Siamese Cat Eye Problems

One of the most striking physical characteristic of a Siamese cat is the rich blue eyes. In order for a Siamese to be registered and shown, the cat must have blue eyes. Occasionally, a Siamese kitten is born with different coloured eyes; in this case, the cat cannot be registered or shown. Unfortunately, Siamese can be prone to eye problems. Breeds based heavily on Siamese ancestry such as the Balinese are also prone to these eye problems.

Cross Eyes

The most common eye problem in Siamese is that of crossed eyes or strabismus. This is an inherited neurological condition from some of the first Siamese sent to America. Some of those specimens had crossed eyes. In the early 20th century in America, crossed eyes were considered a normal trait of Siamese cats. Cross-eyed cats cannot see well.

Rare Crossed Eyes

According to "Cat Owner's Home Veterinary Handbook," Siamese and breeds related to the Siamese can have a rare form of strabismus that is not caused by genetics, but is caused by a paralysis of the eye muscles. The cause of this is usually a brain tumour or nerve damage. This can happen to other breeds of cat, but seems to occur most in Siamese-type cats.

Quivering Eyes

According to "ASPCA Complete Guide to Cats," Siamese are prone to a condition called nystagmus, also known as quivering eyes. This causes the cat's eyes to jerk back and forth as if they were watching a tennis match. In some cats, this movement is slight, giving the appearance the eyes are quivering. However, this happens rarely as cats with nystagmus have been removed from breeding programs.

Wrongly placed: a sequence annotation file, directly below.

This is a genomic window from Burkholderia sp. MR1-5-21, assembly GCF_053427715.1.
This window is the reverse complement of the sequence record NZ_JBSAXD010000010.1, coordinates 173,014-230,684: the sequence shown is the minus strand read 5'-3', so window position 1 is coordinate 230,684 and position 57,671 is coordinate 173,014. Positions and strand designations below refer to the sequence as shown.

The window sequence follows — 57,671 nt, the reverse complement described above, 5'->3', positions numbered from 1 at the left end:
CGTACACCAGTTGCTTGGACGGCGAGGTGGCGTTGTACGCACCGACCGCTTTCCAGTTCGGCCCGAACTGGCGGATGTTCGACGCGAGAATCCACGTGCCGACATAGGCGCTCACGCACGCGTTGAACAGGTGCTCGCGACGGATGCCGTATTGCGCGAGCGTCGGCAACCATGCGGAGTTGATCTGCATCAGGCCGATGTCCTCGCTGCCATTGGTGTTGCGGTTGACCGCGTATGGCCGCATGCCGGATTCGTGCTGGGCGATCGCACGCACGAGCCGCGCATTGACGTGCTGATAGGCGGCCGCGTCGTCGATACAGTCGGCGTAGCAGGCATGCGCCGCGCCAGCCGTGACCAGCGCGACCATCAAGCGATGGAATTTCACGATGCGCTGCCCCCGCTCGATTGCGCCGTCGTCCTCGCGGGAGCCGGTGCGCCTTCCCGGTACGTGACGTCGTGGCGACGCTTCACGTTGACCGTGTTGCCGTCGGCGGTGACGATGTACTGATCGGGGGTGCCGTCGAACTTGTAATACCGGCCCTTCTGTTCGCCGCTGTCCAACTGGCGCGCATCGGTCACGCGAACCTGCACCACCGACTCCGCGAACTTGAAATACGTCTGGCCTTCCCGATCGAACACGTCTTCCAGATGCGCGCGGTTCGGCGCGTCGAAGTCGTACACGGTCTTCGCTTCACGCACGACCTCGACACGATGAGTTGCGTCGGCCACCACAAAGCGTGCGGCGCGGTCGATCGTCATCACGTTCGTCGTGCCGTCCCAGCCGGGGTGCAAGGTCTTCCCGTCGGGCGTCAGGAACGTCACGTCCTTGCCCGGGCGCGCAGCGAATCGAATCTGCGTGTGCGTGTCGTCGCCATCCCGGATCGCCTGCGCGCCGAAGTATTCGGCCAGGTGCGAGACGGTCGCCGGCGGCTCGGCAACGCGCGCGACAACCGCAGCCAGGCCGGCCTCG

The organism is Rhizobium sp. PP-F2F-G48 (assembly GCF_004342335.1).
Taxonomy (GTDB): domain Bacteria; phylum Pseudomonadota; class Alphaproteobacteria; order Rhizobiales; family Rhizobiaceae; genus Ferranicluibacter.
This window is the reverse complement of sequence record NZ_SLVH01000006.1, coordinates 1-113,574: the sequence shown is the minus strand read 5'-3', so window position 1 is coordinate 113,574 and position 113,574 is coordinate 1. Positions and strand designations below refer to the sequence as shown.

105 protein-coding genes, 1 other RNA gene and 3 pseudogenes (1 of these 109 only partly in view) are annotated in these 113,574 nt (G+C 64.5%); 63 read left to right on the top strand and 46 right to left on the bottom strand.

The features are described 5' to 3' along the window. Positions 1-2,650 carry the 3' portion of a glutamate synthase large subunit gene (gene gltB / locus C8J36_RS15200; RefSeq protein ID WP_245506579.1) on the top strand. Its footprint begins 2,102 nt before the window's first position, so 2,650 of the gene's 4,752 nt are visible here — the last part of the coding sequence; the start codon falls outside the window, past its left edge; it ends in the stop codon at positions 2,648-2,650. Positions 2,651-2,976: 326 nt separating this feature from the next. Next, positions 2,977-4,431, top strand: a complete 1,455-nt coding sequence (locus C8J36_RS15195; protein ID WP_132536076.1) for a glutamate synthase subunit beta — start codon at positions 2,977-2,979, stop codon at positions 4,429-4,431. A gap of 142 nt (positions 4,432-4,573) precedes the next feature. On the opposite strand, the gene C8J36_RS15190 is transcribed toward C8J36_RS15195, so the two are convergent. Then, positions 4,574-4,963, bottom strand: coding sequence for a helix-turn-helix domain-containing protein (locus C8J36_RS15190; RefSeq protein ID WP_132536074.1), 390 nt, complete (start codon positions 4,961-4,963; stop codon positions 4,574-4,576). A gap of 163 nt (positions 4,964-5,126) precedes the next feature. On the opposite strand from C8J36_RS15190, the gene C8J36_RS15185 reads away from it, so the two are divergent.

Sometimes, Siamese kittens will be born with red eyes. They will also be born with all-white or cream coats. Siamese have the albino gene, which is seen most in kittens under one month old. By the time the kittens are a month old, they not only have their adult colouration, but the eyes have changed to blue.

Other Problems

According to "Siamese Cats," lilac-point Siamese are more prone to developing conjunctivitis (irritated eyes) than other colours of Siamese. Even tobacco smoke can trigger symptoms lilac-point Siamese that has a history of conjunctivitis.

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About the Author

Rena Sherwood is a writer and Peter Gabriel fan who has lived in America and England. She has studied animals most of her life through direct observation and maintaining a personal library about pets. She has earned an associate degree in liberal arts from Delaware County Community College and a bachelor's degree in English from Millersville University.